There is no gainsaying that a lot of the international oil companies operating in Nigeria have a lot to learn from the duo of Seven Energy and Atlantic Energy. One area that sticks out is stakeholder relations. These companies undertook an extensive stakeholder identification and mapping exercise across all footprint communities in the states in which they operate, identifying close to 300 groups. This was followed with regular engagement and interface meetings were held with the identified stakeholders to update, discuss and manage concerns.
Seven Energy also offers a Vendor’s Development Programme where local vendors are encouraged to connect with and assist one another. Bear in mind that Nigerian companies account for more than 92 percent of these vendors which underlines the commitment to building in-country manufacturing and local content growth. In 2015 alone, 42 vendors were hired under contracts covering operations vehicle leasing, manpower supplies, waste management and civil construction, at a total cost of $16.5 million. This investment has grown local businesses into measurable small and medium scale enterprises and created job opportunities at the community and local government levels.
The company has also made a significant investment of more than $200 million in local procurement of pipeline construction materials, safety wares, operations and maintenance materials and services such as environmental, security, vehicle supplies, financial, legal, insurance, telecommunication, travel and other related services. Indeed, Seven Energy’s vendor management and development strategy has continued to yield positive results through the dedicated principle of ‘first consideration for Nigerian goods and services’ in all its procurement and contract undertakings.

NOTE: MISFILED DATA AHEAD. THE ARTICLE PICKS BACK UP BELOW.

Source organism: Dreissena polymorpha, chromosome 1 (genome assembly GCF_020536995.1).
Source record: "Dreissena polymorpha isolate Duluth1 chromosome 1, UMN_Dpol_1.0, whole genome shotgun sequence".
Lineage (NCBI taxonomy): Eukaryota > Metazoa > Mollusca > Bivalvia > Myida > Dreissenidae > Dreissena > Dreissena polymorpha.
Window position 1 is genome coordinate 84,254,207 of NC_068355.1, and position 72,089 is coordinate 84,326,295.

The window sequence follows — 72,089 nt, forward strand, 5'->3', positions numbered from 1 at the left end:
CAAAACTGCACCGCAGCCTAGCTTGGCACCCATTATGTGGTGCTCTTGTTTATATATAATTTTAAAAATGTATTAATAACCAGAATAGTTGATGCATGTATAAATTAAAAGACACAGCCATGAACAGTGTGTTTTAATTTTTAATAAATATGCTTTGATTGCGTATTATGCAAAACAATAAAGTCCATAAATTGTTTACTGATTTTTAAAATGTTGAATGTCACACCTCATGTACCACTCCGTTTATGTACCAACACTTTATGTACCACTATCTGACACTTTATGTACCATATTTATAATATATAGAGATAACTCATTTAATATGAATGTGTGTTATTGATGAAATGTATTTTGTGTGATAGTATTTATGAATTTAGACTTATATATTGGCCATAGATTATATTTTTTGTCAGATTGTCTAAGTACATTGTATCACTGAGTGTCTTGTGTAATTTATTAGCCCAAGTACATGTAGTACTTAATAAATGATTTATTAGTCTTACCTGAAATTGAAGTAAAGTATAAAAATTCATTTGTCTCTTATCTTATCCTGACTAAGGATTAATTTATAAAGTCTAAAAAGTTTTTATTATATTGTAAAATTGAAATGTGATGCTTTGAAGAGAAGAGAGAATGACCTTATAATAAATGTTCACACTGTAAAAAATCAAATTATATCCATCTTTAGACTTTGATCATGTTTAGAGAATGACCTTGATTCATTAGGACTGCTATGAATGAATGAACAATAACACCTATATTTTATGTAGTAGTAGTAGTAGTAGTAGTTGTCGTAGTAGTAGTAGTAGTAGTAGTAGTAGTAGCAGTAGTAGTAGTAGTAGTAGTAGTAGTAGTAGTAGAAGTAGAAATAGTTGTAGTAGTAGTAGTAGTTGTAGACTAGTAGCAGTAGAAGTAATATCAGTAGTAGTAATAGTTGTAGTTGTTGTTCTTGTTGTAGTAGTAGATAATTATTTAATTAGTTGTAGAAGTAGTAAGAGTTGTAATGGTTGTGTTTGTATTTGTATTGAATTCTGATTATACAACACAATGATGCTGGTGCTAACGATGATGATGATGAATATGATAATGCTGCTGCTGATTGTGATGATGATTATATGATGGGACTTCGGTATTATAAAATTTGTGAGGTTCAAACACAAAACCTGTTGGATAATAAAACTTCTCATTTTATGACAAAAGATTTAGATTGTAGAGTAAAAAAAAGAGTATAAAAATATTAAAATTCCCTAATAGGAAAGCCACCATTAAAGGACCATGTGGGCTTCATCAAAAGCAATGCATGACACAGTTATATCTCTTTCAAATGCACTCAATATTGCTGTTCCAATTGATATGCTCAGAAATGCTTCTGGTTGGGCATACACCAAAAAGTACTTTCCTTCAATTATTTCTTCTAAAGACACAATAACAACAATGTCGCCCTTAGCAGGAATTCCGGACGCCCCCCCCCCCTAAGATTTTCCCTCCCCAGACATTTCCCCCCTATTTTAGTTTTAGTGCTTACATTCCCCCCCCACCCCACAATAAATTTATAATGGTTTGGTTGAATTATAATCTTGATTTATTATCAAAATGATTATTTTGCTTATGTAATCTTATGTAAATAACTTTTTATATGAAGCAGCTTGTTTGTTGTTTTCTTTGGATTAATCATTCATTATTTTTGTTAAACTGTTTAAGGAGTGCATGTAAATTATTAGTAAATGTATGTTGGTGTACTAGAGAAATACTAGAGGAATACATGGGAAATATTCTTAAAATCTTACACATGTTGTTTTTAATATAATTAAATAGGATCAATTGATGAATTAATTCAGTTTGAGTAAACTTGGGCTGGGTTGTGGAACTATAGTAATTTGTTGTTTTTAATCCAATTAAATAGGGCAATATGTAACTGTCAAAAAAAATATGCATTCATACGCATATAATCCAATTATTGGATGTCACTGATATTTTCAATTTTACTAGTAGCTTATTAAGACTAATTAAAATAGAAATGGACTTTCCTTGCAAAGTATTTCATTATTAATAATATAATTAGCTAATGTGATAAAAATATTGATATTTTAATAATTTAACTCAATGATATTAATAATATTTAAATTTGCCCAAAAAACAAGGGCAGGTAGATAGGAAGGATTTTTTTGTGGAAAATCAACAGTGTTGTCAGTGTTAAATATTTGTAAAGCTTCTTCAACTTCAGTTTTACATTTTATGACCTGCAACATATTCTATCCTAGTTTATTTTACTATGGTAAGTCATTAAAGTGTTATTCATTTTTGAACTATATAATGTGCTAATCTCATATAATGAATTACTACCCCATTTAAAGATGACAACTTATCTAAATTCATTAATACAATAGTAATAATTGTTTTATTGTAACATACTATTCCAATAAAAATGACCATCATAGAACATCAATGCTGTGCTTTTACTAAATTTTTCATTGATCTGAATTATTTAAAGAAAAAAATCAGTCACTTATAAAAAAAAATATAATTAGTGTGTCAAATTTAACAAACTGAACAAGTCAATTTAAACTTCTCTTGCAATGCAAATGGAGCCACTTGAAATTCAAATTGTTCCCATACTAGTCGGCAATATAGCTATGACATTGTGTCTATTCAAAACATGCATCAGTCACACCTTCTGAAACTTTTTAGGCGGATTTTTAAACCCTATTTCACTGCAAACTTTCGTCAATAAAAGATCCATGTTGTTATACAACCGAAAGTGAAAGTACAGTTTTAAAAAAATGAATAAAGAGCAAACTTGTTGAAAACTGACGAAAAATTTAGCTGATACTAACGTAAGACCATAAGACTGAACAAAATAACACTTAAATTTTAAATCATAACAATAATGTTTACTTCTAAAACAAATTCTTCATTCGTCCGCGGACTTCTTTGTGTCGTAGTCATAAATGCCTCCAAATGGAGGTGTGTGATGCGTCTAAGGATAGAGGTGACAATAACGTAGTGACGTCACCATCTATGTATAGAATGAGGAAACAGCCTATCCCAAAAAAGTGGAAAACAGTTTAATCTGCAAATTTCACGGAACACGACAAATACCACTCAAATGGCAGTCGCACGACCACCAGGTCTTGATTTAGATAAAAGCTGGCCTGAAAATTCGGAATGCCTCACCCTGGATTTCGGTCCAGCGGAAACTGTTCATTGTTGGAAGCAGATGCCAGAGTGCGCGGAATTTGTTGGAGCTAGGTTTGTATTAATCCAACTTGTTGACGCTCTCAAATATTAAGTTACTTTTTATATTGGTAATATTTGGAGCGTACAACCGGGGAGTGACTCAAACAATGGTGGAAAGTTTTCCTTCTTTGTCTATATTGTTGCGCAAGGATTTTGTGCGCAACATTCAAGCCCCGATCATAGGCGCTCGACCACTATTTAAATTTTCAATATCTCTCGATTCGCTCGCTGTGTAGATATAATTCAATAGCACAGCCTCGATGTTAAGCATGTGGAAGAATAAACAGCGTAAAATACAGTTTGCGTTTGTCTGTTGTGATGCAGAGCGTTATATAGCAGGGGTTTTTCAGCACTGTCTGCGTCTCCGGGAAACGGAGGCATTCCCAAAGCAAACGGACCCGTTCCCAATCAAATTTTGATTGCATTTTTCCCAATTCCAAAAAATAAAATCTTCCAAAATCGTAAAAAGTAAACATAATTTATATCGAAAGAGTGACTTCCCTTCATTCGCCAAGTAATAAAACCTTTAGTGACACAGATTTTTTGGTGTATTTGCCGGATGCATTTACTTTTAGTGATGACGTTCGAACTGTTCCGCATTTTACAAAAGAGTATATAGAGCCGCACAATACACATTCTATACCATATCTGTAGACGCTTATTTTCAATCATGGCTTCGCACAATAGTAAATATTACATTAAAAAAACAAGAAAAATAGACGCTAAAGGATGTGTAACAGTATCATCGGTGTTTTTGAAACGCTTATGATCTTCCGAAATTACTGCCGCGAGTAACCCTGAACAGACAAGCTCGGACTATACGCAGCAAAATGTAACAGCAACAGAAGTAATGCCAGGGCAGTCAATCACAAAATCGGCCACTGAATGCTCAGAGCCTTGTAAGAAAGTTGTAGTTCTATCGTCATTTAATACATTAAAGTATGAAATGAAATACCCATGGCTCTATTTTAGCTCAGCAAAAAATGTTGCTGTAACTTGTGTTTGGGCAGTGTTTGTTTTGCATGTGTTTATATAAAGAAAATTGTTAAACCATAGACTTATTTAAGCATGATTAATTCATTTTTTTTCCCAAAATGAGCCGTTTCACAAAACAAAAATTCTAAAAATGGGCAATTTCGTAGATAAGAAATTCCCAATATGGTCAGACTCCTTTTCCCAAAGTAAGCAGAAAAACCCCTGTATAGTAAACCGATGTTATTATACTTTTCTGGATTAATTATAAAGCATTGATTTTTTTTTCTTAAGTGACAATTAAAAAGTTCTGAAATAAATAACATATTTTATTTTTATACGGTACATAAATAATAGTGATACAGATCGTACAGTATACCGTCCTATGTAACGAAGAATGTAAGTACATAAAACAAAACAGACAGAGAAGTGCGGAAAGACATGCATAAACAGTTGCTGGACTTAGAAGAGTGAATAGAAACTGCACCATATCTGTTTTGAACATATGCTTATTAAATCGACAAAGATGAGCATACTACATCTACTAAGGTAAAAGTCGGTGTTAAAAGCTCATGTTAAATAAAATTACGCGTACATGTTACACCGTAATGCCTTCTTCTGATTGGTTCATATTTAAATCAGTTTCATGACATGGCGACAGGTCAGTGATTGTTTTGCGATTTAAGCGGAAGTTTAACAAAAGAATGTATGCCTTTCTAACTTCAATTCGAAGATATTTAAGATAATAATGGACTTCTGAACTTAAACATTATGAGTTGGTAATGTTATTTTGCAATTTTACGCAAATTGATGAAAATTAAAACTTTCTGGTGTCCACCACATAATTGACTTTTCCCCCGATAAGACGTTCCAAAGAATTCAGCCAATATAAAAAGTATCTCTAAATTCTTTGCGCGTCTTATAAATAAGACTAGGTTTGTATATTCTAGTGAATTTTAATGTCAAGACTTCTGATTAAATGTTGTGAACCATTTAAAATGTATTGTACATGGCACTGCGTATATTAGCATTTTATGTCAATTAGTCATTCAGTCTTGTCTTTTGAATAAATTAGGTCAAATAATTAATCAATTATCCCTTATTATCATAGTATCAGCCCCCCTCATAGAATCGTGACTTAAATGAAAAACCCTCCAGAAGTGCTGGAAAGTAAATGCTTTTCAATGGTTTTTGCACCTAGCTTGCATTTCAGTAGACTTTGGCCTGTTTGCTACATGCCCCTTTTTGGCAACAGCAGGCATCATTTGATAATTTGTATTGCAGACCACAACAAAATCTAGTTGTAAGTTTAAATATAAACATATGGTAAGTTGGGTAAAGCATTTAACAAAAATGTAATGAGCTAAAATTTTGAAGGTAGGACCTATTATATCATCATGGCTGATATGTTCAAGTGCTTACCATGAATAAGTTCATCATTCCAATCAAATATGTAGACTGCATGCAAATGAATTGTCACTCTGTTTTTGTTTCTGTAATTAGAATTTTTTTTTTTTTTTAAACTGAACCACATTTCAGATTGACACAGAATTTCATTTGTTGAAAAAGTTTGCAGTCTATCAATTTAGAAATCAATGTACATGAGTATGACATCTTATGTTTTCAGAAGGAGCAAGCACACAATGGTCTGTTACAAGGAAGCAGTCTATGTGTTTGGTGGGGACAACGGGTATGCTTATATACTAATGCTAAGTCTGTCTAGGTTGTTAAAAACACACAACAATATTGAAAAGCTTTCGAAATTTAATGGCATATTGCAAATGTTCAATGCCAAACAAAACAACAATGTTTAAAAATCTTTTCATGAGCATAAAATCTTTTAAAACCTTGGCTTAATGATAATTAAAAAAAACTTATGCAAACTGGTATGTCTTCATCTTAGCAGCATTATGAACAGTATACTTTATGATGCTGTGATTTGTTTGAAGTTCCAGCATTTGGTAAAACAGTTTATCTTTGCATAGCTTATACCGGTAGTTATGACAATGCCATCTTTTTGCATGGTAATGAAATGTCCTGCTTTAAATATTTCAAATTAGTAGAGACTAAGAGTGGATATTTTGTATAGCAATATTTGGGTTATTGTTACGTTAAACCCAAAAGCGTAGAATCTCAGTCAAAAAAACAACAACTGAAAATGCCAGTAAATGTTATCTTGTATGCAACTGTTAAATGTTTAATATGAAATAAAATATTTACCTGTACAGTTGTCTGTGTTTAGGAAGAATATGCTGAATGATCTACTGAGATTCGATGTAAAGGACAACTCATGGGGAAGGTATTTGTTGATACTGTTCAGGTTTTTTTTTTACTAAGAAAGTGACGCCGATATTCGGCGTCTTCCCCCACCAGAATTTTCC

One other area in which Seven Energy and Atlantic Energy have excelled as indigenous companies compared with IOCs is the ratio of Nigerians employed. As at 2015, these two companies employed almost 500 people, 82 percent of which are Nigerians. In fact, 95 percent of the employees working in the offices and stations in Nigeria are Nigerians. This policy cuts across relationship and terms with contractors as well. Seven Energy employed Evomec Global Services as the principal contractor on the Oron to Creek Town gas pipeline project. A total of 512 Nigerians were employed exclusively for this project of which 219 were indigenous to Cross Rivers State, 206 to Akwa Ibom State and 87 project personnel as core staff on the project. The impact on the local employment market from this one contract is significant.
At the centre of this silent revolution by these two indigenous companies in Nigeria’s energy sector is the man, Kolawole Aluko. Mr Aluko has raised $2.4 billion capital investment into Nigeria over the last 7 years, including $1.5 billion in the last 2 years to develop ventures with Seven Energy and Atlantic Energy. These two companies are the majority funders in over 70 percent of Nigeria’s domestic gas production projects with field investment in excess of $ 2 billion.
Under Kola Aluko’s leadership, Seven Energy has completed the largest ever independent gas development project in Sub Saharan Africa with its Uquo marginal field appraisal and development to a 1Tcf asset, 200 MMcfd gas processing facilities and 227 km of pipelines providing 600 MMcfd of distribution capacity.
Currently, the duo of Seven Energy and Atlantic Energy manage the supply of gas to the 560 MW Calabar National Integrated Power Project, Alaoji Independent Power Project in Alaoji, Abia State, UNICEM Cement plant, Indorama Petrochemical, Azura IPP among others. In the process thousands of jobs have been created, and millions of dollars paid in taxes to the Nigerian government. These companies have shown that Nigerians are more than capable of providing solutions to the myriad of challenges facing this country if they are given the chance.
Ashton Dagana, a Quantity Surveyor writes from Port Harcourt. (firstname.lastname@example.org)